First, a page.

In general, the groups dislike the Government sponsoring proficiency exams when other, private-sector certifications are available. At a minimum, they maintain, the HHS exam should be subject to a "validity" study. Cathy Cohen, director of ASCP's Washington office, explains that would essentially involve testing the test, to make sure it accurately measures the abilities technologists need to demonstrate in the workplace.

Ironically, some HHS officials seem to agree. Cohen cites a recent letter to her group from Robert Helms, HHS Assistant Secretary for Planning and Evaluation. It states that latest research shows "the connection between [HHS] exam success and lab performance has not been established."

Originally, the Social Security Amendments of 1972 authorized HHS (then HEW) to provide the proficiency exam through Dec. 1, 1977. The Department developed and administered the exam four times between 1975 and 1977, again in 1979 and once more in 1983. So far, 57,087 laboratorians have taken the exam, and 27,023 have passed it.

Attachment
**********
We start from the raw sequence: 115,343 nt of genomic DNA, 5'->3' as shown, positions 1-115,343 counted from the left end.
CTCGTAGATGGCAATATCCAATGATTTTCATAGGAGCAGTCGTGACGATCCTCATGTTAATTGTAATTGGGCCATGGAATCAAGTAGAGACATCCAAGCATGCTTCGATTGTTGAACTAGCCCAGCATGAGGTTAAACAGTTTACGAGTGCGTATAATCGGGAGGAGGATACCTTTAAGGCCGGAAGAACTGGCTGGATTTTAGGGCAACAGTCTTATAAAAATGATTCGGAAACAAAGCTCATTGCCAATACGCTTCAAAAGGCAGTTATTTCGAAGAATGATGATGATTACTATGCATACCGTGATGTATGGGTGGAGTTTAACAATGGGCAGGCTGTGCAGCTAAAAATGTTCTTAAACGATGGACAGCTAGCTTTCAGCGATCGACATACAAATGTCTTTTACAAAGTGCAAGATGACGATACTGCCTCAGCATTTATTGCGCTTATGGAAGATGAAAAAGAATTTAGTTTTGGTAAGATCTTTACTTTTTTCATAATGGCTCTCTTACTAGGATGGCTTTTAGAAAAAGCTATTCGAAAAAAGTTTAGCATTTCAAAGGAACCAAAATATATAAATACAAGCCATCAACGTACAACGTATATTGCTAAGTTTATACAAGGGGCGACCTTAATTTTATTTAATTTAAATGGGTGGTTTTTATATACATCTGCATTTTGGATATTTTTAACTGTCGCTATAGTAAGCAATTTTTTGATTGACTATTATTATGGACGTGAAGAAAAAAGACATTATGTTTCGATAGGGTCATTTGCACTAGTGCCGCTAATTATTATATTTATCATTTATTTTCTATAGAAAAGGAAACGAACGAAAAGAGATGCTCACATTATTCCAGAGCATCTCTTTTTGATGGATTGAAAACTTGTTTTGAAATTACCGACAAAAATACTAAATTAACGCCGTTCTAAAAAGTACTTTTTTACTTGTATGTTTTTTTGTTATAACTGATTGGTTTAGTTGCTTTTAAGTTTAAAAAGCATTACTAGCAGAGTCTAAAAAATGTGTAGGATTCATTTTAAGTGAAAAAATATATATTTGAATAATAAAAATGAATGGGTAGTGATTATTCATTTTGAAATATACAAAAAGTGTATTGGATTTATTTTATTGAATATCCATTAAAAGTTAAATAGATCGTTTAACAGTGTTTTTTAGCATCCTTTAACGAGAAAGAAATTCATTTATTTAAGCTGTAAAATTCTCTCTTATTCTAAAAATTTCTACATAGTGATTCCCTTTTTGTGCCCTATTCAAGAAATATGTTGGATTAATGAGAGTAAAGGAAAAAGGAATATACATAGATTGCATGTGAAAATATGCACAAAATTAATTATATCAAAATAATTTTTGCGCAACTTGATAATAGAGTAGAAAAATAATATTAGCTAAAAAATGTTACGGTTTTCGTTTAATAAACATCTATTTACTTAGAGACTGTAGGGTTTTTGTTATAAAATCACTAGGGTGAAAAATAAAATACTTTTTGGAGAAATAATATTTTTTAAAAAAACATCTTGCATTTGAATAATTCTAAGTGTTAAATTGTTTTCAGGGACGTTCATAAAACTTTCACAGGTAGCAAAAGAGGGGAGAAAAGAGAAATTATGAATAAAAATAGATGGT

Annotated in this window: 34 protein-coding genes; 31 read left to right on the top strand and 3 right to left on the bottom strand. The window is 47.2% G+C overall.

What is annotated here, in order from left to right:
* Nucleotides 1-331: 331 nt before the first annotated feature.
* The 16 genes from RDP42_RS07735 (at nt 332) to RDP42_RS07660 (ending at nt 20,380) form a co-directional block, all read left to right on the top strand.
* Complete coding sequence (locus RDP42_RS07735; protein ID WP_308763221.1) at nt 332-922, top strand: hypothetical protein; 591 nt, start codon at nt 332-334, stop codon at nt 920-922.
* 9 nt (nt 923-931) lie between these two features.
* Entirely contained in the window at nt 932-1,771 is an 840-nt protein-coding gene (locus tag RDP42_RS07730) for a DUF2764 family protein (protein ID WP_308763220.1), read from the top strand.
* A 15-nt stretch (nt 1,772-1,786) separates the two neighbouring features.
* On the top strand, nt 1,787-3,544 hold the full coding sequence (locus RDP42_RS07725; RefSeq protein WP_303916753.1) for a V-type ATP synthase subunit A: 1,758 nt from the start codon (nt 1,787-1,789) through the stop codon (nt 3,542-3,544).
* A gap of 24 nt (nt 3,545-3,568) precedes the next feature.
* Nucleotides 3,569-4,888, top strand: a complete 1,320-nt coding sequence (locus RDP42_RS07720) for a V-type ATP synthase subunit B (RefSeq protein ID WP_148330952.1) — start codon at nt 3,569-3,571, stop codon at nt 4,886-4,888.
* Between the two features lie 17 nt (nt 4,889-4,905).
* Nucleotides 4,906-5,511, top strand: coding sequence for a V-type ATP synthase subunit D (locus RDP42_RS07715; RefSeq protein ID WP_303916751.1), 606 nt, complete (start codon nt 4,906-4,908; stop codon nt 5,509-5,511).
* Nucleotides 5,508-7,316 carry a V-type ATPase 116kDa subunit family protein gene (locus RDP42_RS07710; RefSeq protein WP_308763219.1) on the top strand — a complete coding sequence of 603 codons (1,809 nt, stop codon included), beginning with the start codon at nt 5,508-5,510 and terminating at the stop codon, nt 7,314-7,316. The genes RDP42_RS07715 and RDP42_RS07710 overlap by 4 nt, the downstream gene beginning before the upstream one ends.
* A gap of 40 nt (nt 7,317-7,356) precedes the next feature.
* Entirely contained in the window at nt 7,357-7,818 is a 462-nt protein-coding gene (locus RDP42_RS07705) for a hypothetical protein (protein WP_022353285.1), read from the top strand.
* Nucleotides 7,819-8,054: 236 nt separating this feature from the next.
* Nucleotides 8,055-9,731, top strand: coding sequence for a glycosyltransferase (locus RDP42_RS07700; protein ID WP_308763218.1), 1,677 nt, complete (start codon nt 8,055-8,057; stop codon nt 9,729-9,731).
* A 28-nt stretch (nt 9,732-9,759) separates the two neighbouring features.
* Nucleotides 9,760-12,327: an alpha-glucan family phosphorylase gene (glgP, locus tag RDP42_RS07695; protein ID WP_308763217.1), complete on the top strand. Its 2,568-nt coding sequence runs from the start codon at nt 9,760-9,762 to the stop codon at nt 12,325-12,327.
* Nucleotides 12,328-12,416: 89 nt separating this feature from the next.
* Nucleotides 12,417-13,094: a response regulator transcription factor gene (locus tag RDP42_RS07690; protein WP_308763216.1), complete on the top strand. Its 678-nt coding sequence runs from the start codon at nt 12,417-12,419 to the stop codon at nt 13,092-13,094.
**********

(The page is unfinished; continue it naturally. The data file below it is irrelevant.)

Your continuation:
Buffeted by various lobbying factions during the last four years, Congress finally approved the latest reauthorization as an add-on to laboratory provisions contained in last year's omnibus budget bill (COBRA). Some Washington opponents suggest that was perhaps more of a backroom lobbying victory than the true will of Congress or the Administration. As has been the case for most of the past decade, it remains to be seen whether this is the latest--or the last--CLT proficiency exam to be sponsored by the Federal Government.

Because this mose recent test authorization is merely an extension of the 1972 legislation, the exam format and eligibility requirements will be the same as for previous tests. Four areas will be covered: clinical chemistry, microbiology, hematology, and blood banking. To pass, candidates must attain an acceptable score in each category.